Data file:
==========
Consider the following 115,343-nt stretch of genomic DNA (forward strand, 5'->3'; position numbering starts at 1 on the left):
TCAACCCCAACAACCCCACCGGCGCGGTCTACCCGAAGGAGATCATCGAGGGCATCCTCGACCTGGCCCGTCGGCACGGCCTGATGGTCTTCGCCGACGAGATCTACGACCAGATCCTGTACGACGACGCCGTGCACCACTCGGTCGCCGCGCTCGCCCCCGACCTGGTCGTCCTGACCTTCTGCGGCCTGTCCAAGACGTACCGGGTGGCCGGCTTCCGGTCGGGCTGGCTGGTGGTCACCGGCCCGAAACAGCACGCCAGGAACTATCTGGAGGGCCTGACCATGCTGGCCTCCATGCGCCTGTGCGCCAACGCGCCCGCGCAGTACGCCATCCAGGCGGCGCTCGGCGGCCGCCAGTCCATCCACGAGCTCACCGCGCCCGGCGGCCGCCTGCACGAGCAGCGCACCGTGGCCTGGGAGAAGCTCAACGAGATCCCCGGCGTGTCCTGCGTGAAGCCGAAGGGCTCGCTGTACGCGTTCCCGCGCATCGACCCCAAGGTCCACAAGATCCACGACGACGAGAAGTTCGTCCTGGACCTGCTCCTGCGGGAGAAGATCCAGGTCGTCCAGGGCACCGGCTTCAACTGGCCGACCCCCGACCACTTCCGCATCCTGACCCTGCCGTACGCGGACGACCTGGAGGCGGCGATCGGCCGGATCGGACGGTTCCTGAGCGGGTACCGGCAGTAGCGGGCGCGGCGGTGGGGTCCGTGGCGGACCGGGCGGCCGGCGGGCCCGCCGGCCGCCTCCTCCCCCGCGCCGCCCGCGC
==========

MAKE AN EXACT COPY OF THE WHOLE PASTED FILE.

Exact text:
Consider the following 115,343-nt stretch of genomic DNA (forward strand, 5'->3'; position numbering starts at 1 on the left):
TCAACCCCAACAACCCCACCGGCGCGGTCTACCCGAAGGAGATCATCGAGGGCATCCTCGACCTGGCCCGTCGGCACGGCCTGATGGTCTTCGCCGACGAGATCTACGACCAGATCCTGTACGACGACGCCGTGCACCACTCGGTCGCCGCGCTCGCCCCCGACCTGGTCGTCCTGACCTTCTGCGGCCTGTCCAAGACGTACCGGGTGGCCGGCTTCCGGTCGGGCTGGCTGGTGGTCACCGGCCCGAAACAGCACGCCAGGAACTATCTGGAGGGCCTGACCATGCTGGCCTCCATGCGCCTGTGCGCCAACGCGCCCGCGCAGTACGCCATCCAGGCGGCGCTCGGCGGCCGCCAGTCCATCCACGAGCTCACCGCGCCCGGCGGCCGCCTGCACGAGCAGCGCACCGTGGCCTGGGAGAAGCTCAACGAGATCCCCGGCGTGTCCTGCGTGAAGCCGAAGGGCTCGCTGTACGCGTTCCCGCGCATCGACCCCAAGGTCCACAAGATCCACGACGACGAGAAGTTCGTCCTGGACCTGCTCCTGCGGGAGAAGATCCAGGTCGTCCAGGGCACCGGCTTCAACTGGCCGACCCCCGACCACTTCCGCATCCTGACCCTGCCGTACGCGGACGACCTGGAGGCGGCGATCGGCCGGATCGGACGGTTCCTGAGCGGGTACCGGCAGTAGCGGGCGCGGCGGTGGGGTCCGTGGCGGACCGGGCGGCCGGCGGGCCCGCCGGCCGCCTCCTCCCCCGCGCCGCCCGCGC